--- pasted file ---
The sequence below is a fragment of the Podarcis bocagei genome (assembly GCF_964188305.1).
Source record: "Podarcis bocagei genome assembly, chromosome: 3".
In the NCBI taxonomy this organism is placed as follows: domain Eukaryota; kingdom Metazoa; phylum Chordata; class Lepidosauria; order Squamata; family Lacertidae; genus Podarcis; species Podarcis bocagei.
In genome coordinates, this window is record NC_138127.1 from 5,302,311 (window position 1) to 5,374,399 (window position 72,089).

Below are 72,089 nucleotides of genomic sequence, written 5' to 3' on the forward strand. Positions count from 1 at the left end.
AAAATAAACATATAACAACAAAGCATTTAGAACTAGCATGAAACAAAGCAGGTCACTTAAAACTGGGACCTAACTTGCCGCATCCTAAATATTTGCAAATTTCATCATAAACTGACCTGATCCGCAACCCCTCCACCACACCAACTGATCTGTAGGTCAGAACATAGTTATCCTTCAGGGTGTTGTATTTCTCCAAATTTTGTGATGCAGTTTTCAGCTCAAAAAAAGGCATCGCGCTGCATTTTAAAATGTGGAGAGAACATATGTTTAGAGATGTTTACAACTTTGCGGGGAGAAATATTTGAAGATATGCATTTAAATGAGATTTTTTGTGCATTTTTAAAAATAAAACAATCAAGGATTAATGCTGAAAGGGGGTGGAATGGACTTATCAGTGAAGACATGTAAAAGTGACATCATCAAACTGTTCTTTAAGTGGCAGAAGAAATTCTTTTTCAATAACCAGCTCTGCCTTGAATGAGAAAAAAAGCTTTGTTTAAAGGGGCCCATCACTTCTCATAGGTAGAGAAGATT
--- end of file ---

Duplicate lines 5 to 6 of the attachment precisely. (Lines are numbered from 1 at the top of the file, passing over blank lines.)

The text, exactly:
Below are 72,089 nucleotides of genomic sequence, written 5' to 3' on the forward strand. Positions count from 1 at the left end.
AAAATAAACATATAACAACAAAGCATTTAGAACTAGCATGAAACAAAGCAGGTCACTTAAAACTGGGACCTAACTTGCCGCATCCTAAATATTTGCAAATTTCATCATAAACTGACCTGATCCGCAACCCCTCCACCACACCAACTGATCTGTAGGTCAGAACATAGTTATCCTTCAGGGTGTTGTATTTCTCCAAATTTTGTGATGCAGTTTTCAGCTCAAAAAAAGGCATCGCGCTGCATTTTAAAATGTGGAGAGAACATATGTTTAGAGATGTTTACAACTTTGCGGGGAGAAATATTTGAAGATATGCATTTAAATGAGATTTTTTGTGCATTTTTAAAAATAAAACAATCAAGGATTAATGCTGAAAGGGGGTGGAATGGACTTATCAGTGAAGACATGTAAAAGTGACATCATCAAACTGTTCTTTAAGTGGCAGAAGAAATTCTTTTTCAATAACCAGCTCTGCCTTGAATGAGAAAAAAAGCTTTGTTTAAAGGGGCCCATCACTTCTCATAGGTAGAGAAGATT